If I were to be seeking to establish responsibility, I would look to the chief of security to have considered the highly unlikely possibility Geordi's visor could be hacked, since his visor can interface with the ship's computer system.
The Federation does seem slightly more vulnerable to hacking than would seem likely, possibly because their computers are so sophisticated, they may be dependent upon highly specialized crew to be able to determine if changes have been made to the computers. These specialists may or may not be regulars on a starship's crew.
Given the failsafes and capabilities of Federation computers, I can understand how such an oversight could have occurred:
- The computers of the Federation are highly capable, nearly self-aware AI systems. It would be the tiny place between AI and not AI where a virus would have to be inserted.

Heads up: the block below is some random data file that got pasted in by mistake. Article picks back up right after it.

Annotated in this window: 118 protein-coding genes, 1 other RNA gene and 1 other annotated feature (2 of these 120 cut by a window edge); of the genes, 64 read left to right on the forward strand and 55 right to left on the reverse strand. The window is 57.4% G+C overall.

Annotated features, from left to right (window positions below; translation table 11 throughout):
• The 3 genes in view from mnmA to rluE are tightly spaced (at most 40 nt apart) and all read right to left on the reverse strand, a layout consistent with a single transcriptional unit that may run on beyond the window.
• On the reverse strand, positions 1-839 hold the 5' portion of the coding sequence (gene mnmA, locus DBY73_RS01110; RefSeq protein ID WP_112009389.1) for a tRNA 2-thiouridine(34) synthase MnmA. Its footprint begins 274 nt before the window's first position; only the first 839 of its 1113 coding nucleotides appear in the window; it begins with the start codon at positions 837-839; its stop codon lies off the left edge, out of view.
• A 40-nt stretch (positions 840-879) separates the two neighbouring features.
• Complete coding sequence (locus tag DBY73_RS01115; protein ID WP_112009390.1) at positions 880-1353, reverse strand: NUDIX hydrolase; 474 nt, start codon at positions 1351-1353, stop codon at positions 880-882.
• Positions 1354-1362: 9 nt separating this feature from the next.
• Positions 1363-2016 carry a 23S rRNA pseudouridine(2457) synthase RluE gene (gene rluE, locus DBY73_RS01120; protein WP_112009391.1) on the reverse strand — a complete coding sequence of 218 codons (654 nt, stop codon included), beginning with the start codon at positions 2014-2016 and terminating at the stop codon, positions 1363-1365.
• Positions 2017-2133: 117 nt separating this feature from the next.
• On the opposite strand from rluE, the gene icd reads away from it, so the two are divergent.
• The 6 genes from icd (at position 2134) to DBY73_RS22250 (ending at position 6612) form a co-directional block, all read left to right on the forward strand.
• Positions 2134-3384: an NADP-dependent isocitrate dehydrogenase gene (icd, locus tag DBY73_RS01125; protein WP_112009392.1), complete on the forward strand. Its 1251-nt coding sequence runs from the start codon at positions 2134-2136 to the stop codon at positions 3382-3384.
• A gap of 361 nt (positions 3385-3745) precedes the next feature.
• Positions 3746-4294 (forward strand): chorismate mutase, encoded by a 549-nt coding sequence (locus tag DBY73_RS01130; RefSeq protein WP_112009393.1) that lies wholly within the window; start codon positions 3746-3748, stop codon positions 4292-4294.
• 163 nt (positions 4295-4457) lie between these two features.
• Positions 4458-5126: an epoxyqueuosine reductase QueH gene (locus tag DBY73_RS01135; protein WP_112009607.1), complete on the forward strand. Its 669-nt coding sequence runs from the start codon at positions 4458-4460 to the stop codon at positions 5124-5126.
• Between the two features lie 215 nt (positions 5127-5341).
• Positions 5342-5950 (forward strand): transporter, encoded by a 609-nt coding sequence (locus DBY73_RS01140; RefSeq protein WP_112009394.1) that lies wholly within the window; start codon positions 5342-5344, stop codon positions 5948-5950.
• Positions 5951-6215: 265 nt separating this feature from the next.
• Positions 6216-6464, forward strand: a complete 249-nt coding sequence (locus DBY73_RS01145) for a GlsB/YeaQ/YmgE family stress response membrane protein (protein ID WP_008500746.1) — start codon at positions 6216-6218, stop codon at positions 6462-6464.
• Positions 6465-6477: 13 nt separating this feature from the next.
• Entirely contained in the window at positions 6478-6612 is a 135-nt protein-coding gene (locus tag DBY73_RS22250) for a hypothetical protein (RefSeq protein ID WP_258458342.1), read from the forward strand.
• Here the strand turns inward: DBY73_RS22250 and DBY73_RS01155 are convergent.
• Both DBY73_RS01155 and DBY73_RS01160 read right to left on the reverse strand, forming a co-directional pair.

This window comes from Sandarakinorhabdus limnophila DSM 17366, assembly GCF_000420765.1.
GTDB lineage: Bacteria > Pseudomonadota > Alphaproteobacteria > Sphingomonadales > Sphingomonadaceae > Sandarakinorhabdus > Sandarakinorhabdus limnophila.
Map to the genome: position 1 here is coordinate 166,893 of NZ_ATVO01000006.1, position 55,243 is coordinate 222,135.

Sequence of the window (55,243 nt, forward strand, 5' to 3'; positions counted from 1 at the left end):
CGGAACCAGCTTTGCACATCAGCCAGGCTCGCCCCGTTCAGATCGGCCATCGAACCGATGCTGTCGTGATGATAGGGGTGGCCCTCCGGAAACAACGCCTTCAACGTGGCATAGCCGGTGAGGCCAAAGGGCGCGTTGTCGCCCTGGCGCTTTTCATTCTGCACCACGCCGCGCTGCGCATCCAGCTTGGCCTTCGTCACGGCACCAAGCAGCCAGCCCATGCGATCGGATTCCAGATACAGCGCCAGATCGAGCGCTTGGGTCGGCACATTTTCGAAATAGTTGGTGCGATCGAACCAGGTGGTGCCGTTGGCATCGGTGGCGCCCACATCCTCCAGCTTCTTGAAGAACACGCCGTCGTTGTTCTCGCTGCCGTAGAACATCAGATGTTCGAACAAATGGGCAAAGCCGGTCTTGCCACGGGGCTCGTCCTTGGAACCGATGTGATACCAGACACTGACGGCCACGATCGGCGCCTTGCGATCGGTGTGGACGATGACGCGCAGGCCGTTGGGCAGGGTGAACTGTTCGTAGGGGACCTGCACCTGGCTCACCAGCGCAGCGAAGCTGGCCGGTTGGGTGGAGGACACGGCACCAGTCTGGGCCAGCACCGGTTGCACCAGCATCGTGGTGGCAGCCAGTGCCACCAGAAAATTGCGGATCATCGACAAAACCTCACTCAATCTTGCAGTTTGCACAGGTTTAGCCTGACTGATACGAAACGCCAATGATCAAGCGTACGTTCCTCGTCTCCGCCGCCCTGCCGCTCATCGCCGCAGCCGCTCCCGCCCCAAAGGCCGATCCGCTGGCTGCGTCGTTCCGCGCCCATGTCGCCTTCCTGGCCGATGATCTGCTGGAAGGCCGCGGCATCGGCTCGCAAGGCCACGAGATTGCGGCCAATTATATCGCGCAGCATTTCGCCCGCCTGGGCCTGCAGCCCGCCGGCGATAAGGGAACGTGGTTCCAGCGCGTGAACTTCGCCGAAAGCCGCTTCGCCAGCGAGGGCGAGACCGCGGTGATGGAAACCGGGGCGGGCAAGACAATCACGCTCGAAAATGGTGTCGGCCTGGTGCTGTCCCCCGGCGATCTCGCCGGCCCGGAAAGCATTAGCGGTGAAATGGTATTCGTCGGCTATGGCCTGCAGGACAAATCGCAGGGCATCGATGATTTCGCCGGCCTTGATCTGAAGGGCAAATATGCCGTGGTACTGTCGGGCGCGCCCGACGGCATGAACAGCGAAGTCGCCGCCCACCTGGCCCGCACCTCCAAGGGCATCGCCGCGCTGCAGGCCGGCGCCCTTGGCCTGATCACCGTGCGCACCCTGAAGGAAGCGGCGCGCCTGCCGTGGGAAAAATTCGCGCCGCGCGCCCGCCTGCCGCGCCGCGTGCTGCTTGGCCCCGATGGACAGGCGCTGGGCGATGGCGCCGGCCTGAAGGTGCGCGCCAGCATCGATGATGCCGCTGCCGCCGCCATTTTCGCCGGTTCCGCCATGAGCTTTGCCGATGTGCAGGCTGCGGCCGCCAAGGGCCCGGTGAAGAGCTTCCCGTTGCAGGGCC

- Such computers should have multiple levels of security and redundancy to protect them from unauthorized tampering.
- Geordi's visor was perfect for hacking because it is not directly connected to a more secure system and was not routinely security scanned.
- Considering how little access his visor needed from the main computer systems, it was likely overlooked as an unlikely vector for serious hacking.
Considering the rarity of the device in the Federation, and the overall lack of familiarity with Geordi's visor, even by the ship's medical crew, any physical changes in the device or editing of its internal software might not be easily detected.
However, if the bug were a physical device, it had to escape being recognized by the transporter scanner systems, (which should notice any major physical discrepancy between when Geordi left and when he returned) so it makes sense if the "bug" were a software package instead of hardware.